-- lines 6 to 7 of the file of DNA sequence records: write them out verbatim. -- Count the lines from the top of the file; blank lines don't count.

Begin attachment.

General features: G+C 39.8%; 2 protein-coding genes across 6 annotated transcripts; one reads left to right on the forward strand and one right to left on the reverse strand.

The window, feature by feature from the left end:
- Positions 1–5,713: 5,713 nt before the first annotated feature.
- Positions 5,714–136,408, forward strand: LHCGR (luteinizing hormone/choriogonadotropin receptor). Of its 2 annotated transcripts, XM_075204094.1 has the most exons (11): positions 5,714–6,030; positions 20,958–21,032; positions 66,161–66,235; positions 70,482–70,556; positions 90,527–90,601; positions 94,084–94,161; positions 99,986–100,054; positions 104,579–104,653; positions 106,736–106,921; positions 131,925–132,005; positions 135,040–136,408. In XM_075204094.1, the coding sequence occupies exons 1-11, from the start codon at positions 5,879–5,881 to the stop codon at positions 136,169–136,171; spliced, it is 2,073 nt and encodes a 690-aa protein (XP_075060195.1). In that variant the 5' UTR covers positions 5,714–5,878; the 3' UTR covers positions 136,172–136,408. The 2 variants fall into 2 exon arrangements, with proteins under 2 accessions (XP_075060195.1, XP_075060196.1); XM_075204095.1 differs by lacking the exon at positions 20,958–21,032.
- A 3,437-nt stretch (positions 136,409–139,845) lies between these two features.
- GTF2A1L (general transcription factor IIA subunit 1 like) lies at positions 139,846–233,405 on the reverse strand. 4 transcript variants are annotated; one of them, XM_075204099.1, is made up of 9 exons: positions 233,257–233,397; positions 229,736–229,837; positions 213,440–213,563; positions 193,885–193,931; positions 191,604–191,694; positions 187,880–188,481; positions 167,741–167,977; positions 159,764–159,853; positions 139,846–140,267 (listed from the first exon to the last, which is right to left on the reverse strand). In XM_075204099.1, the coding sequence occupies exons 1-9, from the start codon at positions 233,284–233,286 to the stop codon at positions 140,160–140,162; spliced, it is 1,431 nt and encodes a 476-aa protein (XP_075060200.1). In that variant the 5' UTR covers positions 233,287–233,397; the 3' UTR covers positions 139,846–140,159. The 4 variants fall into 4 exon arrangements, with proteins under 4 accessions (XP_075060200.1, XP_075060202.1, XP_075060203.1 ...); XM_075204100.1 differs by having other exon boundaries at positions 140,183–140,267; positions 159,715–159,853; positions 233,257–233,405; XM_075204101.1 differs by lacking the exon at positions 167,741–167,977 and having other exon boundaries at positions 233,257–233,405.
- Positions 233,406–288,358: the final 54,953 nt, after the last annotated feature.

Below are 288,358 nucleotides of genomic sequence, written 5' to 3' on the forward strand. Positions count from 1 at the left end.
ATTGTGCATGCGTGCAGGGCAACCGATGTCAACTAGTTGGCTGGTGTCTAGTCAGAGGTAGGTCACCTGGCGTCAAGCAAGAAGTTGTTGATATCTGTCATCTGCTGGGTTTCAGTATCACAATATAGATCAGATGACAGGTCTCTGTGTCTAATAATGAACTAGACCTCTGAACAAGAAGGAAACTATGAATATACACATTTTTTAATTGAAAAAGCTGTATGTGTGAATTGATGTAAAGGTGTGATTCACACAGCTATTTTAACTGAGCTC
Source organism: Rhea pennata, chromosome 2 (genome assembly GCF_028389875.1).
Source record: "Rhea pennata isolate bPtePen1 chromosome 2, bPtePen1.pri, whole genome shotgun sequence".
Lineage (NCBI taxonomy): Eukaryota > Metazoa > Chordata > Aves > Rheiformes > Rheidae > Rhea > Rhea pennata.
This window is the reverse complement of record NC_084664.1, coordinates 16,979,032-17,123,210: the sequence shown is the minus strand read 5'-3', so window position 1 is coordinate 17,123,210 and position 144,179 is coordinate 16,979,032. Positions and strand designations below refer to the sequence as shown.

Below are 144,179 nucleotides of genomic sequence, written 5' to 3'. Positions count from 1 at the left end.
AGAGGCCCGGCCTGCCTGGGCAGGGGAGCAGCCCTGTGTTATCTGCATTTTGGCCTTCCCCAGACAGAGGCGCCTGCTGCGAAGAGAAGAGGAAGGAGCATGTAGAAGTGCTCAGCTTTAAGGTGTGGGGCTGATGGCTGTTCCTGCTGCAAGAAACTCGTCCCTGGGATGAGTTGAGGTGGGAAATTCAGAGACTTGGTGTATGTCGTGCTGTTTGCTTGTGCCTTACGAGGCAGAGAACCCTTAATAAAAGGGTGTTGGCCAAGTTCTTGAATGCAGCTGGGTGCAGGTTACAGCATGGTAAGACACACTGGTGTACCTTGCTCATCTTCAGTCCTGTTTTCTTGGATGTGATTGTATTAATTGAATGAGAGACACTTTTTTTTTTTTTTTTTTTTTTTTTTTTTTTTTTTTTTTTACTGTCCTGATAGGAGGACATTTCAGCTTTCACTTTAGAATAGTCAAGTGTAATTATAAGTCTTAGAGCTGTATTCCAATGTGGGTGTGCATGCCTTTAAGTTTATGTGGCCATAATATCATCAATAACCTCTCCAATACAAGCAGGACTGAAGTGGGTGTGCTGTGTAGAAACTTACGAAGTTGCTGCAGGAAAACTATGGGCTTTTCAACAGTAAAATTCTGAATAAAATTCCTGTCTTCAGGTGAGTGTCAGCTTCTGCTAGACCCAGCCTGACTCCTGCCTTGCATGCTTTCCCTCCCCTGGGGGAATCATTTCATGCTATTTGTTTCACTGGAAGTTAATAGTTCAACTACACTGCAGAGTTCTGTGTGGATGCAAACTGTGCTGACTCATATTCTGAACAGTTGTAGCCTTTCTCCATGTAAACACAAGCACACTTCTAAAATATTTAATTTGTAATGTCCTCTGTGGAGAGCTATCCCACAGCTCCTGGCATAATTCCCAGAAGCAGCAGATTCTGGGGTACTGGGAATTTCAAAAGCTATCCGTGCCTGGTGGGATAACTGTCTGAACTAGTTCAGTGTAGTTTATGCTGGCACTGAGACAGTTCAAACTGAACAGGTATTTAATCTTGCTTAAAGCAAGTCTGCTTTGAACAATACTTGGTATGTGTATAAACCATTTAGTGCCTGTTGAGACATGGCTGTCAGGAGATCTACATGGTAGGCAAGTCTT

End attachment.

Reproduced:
- GTF2A1L (general transcription factor IIA subunit 1 like) lies at positions 139,846–233,405 on the reverse strand. 4 transcript variants are annotated; one of them, XM_075204099.1, is made up of 9 exons: positions 233,257–233,397; positions 229,736–229,837; positions 213,440–213,563; positions 193,885–193,931; positions 191,604–191,694; positions 187,880–188,481; positions 167,741–167,977; positions 159,764–159,853; positions 139,846–140,267 (listed from the first exon to the last, which is right to left on the reverse strand). In XM_075204099.1, the coding sequence occupies exons 1-9, from the start codon at positions 233,284–233,286 to the stop codon at positions 140,160–140,162; spliced, it is 1,431 nt and encodes a 476-aa protein (XP_075060200.1). In that variant the 5' UTR covers positions 233,287–233,397; the 3' UTR covers positions 139,846–140,159. The 4 variants fall into 4 exon arrangements, with proteins under 4 accessions (XP_075060200.1, XP_075060202.1, XP_075060203.1 ...); XM_075204100.1 differs by having other exon boundaries at positions 140,183–140,267; positions 159,715–159,853; positions 233,257–233,405; XM_075204101.1 differs by lacking the exon at positions 167,741–167,977 and having other exon boundaries at positions 233,257–233,405.
- Positions 233,406–288,358: the final 54,953 nt, after the last annotated feature.